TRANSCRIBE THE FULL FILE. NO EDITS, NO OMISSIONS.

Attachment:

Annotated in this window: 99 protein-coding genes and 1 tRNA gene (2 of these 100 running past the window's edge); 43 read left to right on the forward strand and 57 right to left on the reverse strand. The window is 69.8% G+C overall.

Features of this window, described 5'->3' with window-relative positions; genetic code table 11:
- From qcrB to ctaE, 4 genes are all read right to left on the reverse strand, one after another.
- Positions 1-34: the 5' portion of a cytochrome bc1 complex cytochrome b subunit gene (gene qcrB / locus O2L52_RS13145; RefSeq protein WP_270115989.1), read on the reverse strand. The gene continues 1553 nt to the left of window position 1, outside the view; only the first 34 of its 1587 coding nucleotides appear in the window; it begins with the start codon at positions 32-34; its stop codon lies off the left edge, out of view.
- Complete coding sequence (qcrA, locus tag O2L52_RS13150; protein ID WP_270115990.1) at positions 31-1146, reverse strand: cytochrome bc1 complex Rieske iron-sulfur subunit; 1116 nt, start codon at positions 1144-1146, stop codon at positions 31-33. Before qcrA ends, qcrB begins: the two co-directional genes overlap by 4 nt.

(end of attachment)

Annotated in this window: 99 protein-coding genes and 1 tRNA gene (2 of these 100 running past the window's edge); 43 read left to right on the forward strand and 57 right to left on the reverse strand. The window is 69.8% G+C overall.

Features of this window, described 5'->3' with window-relative positions; genetic code table 11:
- From qcrB to ctaE, 4 genes are all read right to left on the reverse strand, one after another.
- Positions 1-34: the 5' portion of a cytochrome bc1 complex cytochrome b subunit gene (gene qcrB / locus O2L52_RS13145; RefSeq protein WP_270115989.1), read on the reverse strand. The gene continues 1553 nt to the left of window position 1, outside the view; only the first 34 of its 1587 coding nucleotides appear in the window; it begins with the start codon at positions 32-34; its stop codon lies off the left edge, out of view.
- Complete coding sequence (qcrA, locus tag O2L52_RS13150; protein ID WP_270115990.1) at positions 31-1146, reverse strand: cytochrome bc1 complex Rieske iron-sulfur subunit; 1116 nt, start codon at positions 1144-1146, stop codon at positions 31-33. Before qcrA ends, qcrB begins: the two co-directional genes overlap by 4 nt.